If you’ve been waiting for a really neat rail shooter to hit iOS, you’ll want to keep an eye out for this upcoming collaboration from Bane Games, Squid Tank and Game Audio Australia! Battle Group – which should sail into the App Store this October – lets the player helm a warship charged with clearing international waters of pesky pirates. Now, these aren’t the cute “Arr, me matey!” pirates we’ve been seeing plenty of on iOS lately, but rather the near-future kind who like to shove ballistic missiles into any ship that passes through their illegally claimed territory. And contrary to modern-day pirates, these ones have access to jet bombers and other advanced weaponry — getting some insight into just how this happened is part of the allure that draws the player into its campaign.
Per on-rails tradition, the player’s battle cruiser moves along a set course in vertical and horizontal scrolling levels while the player handles weaponry. The best offense being a good defense, this means the player must not only blow enemy vessels and aircraft to smithereens, but also annihilate incoming projectiles before they land on deck. We haven’t gotten far enough to unlock new flagships yet, but we’re already enthused with the missiles available to the starting cruiser. The player has to be careful not only to get a good lead on targets, but also has to consider the explosive range of missiles when dispatching them; the player sets both release angle and detonation point with touchscreen taps.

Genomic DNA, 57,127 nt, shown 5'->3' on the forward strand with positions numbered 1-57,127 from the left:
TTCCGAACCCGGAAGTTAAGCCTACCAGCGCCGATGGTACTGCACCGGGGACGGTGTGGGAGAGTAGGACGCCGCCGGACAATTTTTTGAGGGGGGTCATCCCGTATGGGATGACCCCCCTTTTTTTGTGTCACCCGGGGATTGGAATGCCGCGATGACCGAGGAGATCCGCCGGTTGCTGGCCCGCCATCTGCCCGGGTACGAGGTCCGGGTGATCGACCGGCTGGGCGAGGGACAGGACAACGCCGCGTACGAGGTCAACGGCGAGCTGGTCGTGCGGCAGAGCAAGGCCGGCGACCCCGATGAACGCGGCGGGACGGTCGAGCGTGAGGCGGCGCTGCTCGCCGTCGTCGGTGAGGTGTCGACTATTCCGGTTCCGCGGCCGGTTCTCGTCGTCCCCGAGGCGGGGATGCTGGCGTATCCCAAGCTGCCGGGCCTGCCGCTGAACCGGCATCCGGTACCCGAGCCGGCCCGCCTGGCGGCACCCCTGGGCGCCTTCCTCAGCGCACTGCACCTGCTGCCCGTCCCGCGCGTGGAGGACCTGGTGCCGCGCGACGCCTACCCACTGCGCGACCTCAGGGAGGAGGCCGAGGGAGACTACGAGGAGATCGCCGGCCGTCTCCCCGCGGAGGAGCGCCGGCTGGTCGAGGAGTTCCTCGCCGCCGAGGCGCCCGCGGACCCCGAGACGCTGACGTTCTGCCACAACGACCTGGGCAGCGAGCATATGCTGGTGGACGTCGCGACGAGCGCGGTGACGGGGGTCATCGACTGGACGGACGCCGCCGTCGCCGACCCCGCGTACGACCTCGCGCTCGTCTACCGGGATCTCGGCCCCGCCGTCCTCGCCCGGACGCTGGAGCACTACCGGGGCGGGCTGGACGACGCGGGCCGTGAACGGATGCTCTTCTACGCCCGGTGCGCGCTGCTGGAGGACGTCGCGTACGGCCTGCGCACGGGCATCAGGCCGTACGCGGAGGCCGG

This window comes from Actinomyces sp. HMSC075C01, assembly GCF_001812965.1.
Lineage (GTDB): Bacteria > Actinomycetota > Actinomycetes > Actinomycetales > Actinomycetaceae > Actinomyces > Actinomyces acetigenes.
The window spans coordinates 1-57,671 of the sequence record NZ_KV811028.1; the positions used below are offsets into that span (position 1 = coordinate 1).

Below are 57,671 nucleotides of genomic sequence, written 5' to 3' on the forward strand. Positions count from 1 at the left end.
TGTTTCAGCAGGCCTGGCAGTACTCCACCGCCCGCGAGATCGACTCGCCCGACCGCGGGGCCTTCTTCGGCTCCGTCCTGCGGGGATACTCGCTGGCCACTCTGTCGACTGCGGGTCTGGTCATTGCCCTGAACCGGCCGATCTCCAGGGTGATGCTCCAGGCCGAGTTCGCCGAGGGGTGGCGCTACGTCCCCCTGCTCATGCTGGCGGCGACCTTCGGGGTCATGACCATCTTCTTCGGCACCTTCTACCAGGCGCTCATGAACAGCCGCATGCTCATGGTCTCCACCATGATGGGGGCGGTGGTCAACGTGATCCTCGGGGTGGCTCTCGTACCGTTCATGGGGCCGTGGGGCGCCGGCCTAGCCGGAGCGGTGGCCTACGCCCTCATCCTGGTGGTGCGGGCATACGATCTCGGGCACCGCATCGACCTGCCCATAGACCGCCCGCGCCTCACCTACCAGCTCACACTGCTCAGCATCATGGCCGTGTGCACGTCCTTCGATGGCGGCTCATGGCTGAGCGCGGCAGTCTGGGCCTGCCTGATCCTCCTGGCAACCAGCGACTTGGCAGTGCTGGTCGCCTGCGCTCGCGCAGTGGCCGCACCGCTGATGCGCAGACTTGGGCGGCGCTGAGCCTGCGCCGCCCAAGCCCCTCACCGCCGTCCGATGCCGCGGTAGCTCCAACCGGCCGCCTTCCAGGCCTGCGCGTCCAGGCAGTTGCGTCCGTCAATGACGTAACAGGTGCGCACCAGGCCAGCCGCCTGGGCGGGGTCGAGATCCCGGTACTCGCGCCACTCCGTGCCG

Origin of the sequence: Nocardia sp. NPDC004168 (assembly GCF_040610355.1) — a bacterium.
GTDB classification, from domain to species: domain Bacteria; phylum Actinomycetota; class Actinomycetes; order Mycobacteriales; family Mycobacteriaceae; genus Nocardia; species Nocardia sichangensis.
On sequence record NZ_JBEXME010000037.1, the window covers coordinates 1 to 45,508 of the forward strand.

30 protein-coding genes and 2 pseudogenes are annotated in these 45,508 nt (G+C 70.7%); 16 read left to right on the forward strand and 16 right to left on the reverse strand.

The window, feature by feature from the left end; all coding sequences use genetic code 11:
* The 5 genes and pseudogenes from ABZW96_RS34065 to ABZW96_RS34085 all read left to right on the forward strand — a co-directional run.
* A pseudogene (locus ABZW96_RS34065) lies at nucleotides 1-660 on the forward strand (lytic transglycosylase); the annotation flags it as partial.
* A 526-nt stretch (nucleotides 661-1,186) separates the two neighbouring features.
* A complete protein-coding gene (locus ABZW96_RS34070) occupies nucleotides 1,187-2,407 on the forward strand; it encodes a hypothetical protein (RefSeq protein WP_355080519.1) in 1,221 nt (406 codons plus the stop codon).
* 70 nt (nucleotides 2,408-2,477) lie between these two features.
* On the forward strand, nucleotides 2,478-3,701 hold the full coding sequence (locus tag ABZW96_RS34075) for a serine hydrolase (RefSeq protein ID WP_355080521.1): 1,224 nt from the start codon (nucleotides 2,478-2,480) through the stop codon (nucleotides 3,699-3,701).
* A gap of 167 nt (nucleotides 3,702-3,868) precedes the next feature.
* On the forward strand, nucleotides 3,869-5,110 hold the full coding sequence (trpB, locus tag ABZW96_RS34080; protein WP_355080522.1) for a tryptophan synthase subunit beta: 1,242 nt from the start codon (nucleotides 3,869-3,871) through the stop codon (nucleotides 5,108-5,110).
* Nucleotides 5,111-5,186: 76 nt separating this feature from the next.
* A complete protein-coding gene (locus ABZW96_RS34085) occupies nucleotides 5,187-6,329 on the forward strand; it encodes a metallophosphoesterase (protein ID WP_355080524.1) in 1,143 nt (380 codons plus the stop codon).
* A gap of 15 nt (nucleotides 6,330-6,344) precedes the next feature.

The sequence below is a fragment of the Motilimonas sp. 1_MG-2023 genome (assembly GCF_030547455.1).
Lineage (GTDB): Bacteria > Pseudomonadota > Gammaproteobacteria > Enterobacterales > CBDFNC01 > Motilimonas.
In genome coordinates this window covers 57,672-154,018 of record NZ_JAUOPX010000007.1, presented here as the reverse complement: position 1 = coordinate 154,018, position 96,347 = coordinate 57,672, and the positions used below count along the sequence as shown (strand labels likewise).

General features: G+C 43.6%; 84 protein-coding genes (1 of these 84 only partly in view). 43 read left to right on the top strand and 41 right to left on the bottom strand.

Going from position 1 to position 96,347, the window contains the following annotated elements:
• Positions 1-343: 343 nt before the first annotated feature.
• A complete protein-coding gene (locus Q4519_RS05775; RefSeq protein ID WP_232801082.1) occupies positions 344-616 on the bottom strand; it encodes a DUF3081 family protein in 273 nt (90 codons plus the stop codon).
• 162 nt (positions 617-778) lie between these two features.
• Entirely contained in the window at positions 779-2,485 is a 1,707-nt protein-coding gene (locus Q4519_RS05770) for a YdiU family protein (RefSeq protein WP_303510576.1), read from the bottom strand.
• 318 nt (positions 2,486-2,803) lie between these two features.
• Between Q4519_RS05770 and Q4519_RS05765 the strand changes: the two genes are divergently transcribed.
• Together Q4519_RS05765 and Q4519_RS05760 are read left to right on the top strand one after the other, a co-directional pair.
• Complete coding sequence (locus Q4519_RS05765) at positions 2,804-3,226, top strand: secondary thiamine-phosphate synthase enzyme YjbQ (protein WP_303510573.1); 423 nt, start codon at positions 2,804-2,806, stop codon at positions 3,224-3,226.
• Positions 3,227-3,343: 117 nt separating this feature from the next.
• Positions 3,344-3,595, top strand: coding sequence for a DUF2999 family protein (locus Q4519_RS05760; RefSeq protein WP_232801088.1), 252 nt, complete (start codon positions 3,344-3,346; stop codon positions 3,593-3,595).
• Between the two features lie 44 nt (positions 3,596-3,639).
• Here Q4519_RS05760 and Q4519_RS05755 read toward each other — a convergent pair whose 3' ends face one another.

What intrigues us most about Battle Group is the sensible way that it wraps plot, achievements, and gameplay results together. The player is informed that his or her progress is being carefully monitored by nations that are contributing to a NATO-style military alliance, and member states will supply support ships to this operation as a reward for good performance. The player may bring one flagship and one support ship into battle as far as we’ve played, the support ship bearing a different type of armament and functioning almost as a special attack that requires cooldown between uses. The extra firepower comes with additional responsibility; it’s rather appropriate that the player unlocks backup vessels through performance, because two ships are more difficult to defend than one!
Screencaps may not inspire much awe given Battle Group‘s realistic weaponry and overhead perspective, but it’s difficult to appreciate the production values going into this one until you’ve played it with a good set of earbuds plugged into your head. Well composed mission briefings are delivered to the sound of charismatic voice acting, and garbled radio transmissions heighten the player’s impression of having sailed straight into a war zone.
We’ll be back with a developer interview and our iFanzine Verdict once Battle Group releases. If the sound of its action-packed naval engagements have caught your fancy, be sure to keep an eye on Bane Games’ website and Facebook page for the latest development news!